Alas! How very different it is today! Just last week we were treated to a spectacle of raw judicial power by the Supreme Court of the United States. In Obergefell v. Hodges they presumed to rewrite not only the U.S. Constitution, but even morality itself. In the Court’s decision legalizing same sex marriage throughout the United States, Justice Anthony Kennedy resorted to a dubious constitutional doctrine known as “substantive due process.” The Due Process Clause of the 14th Amendment, it will be recalled, simply states that no state shall “deprive any person of life, liberty, or property, without due process of law.” What the clause does not specify is what rights a person might possess. It simply states that due process must be followed before any of them can be restricted or taken away. Under the doctrine of “substantive due process,” however, the existence of certain fundamental rights is implied, and it is left to the Supreme Court to determine what they are. For Justice Kennedy this provides a golden opportunity to legislate from the bench. “The identification and protection of fundamental rights is an enduring part of the judicial duty to interpret the Constitution,” he writes (opinion, p. 10). Moreover the Court, he says, in “identifying these rights, is not necessarily bound by history and tradition.” According to him, as time goes on we gain “new insights” and see rights that escaped the notice of previous generations. And thus the Court is free discover new “rights” in the Constitution previously unknown.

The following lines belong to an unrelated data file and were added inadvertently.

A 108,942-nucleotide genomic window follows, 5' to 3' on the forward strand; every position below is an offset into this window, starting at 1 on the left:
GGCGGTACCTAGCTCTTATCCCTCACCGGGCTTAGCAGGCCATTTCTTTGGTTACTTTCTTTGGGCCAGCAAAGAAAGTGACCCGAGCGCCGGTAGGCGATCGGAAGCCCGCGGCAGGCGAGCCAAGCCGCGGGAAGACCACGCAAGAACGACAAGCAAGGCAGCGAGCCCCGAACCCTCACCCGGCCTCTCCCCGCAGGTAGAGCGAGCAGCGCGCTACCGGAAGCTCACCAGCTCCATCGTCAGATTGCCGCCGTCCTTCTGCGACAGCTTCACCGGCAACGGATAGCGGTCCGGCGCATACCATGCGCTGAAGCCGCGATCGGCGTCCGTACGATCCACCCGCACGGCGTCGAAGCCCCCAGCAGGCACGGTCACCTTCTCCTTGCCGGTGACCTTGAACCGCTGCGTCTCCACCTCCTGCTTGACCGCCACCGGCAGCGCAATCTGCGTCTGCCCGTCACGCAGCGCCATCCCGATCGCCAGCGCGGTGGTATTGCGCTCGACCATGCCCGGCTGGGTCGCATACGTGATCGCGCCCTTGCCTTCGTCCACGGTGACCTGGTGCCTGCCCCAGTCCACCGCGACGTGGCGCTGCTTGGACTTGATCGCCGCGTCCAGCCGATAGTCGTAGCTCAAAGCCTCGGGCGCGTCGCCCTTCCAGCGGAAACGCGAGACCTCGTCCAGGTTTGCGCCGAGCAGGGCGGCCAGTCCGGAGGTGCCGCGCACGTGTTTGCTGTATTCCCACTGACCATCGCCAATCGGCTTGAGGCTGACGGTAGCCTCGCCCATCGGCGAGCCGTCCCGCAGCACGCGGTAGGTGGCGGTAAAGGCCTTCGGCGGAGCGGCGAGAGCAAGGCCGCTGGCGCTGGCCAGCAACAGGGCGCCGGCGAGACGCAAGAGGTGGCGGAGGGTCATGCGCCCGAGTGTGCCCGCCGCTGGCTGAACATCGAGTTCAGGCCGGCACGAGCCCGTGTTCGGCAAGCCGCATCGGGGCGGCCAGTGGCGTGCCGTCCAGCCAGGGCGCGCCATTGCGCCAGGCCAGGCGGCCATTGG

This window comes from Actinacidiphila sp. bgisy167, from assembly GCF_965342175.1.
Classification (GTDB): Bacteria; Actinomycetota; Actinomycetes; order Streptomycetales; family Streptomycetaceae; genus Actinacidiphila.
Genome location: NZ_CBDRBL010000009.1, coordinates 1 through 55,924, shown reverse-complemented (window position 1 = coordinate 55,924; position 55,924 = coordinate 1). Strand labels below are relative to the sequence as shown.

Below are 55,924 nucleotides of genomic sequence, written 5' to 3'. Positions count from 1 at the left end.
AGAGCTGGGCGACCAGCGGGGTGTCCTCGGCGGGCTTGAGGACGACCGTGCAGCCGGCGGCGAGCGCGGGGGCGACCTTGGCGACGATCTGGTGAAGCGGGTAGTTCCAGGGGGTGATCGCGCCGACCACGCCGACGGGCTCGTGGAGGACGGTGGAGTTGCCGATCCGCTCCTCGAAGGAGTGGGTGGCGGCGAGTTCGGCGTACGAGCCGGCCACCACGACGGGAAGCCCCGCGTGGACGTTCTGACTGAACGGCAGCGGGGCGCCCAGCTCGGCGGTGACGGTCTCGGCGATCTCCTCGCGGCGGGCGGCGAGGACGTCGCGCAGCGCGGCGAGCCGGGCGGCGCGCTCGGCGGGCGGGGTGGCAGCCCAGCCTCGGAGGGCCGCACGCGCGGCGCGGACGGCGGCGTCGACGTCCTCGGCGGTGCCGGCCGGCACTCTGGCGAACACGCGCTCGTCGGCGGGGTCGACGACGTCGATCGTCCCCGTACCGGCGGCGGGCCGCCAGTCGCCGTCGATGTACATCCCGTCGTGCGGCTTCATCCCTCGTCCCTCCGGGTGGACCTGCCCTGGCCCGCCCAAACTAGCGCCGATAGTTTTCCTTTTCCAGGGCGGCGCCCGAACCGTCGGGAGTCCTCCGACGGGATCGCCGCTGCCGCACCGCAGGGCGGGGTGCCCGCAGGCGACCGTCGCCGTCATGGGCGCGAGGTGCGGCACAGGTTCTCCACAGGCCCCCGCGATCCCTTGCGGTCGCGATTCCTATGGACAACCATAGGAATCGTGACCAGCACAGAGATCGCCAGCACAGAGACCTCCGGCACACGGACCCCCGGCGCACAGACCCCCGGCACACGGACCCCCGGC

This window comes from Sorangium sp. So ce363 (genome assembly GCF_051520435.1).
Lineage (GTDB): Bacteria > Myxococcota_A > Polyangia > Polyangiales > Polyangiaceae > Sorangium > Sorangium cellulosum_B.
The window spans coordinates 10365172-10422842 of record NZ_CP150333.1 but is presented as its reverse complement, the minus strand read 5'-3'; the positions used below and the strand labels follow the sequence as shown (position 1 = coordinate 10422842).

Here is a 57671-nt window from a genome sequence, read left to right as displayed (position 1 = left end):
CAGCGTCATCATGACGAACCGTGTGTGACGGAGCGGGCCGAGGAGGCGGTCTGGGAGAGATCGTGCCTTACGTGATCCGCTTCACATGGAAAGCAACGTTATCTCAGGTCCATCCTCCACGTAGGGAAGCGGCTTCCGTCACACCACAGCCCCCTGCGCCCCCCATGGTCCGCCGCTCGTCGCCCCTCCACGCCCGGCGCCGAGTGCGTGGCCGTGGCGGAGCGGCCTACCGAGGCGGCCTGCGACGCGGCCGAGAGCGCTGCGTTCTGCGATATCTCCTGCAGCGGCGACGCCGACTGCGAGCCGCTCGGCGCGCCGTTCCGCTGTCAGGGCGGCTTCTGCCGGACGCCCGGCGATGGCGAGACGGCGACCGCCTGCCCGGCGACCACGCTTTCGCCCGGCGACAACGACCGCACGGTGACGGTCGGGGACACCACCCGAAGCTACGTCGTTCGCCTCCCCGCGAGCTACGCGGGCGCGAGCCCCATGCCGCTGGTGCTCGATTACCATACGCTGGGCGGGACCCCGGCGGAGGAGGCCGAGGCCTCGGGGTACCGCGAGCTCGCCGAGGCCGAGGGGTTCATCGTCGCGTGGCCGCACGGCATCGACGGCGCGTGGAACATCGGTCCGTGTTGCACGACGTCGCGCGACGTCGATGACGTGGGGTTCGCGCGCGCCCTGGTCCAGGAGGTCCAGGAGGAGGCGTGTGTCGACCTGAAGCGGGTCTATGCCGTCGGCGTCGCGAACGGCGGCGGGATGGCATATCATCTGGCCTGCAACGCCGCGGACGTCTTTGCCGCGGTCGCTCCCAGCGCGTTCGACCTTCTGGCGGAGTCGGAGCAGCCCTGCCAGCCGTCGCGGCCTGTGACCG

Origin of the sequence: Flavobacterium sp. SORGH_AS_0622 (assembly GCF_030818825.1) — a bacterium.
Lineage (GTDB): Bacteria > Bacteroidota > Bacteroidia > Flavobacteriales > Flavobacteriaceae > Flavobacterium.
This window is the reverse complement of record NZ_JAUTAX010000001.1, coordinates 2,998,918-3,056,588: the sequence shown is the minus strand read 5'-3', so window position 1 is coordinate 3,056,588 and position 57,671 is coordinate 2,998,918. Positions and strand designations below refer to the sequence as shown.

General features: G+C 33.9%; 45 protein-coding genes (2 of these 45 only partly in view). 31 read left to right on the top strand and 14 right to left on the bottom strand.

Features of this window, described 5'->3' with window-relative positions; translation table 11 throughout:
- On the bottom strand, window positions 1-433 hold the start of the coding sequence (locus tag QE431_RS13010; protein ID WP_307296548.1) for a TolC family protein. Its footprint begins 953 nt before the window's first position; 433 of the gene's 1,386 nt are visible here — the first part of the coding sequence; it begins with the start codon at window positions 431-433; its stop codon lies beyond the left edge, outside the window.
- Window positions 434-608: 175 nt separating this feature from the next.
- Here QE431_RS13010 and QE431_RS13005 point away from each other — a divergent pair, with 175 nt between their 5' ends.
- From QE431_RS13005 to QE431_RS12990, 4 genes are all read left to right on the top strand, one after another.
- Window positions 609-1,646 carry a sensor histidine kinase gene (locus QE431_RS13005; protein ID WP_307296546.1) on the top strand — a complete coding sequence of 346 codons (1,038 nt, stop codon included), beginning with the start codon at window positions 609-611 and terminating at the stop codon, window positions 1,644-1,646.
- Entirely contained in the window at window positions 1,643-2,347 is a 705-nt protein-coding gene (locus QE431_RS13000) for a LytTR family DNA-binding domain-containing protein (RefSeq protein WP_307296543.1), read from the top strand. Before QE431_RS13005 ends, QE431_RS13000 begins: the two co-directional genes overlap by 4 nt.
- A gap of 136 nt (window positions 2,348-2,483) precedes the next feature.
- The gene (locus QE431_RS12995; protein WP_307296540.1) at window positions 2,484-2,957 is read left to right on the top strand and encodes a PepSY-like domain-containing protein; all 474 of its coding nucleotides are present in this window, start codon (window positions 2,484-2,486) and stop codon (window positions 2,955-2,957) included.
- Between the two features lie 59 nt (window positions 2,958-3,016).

What is striking about the Court’s decision is the complete absence of any moral point of reference. Thus Justice Kennedy could say that the liberties presumably protected by the Due Process Clause “extend to certain personal choices central to individual dignity and autonomy, including intimate choices that define personal identity and beliefs.” Whereas Blackstone could say that “man . . . must necessarily be subject to the laws of his Creator,” Justice Kennedy sees autonomous individuals choosing their own identities and beliefs. We detect here a kind of Post-Modern sensibility that rejects the very idea of universal truth. Thus Justice Kennedy has rejected not just Christianity, but the Enlightenment as well. Any though of natural law, or of any other kind of transcendent divine law, has completely vanished. We exist as autonomous beings in an essentially amoral universe.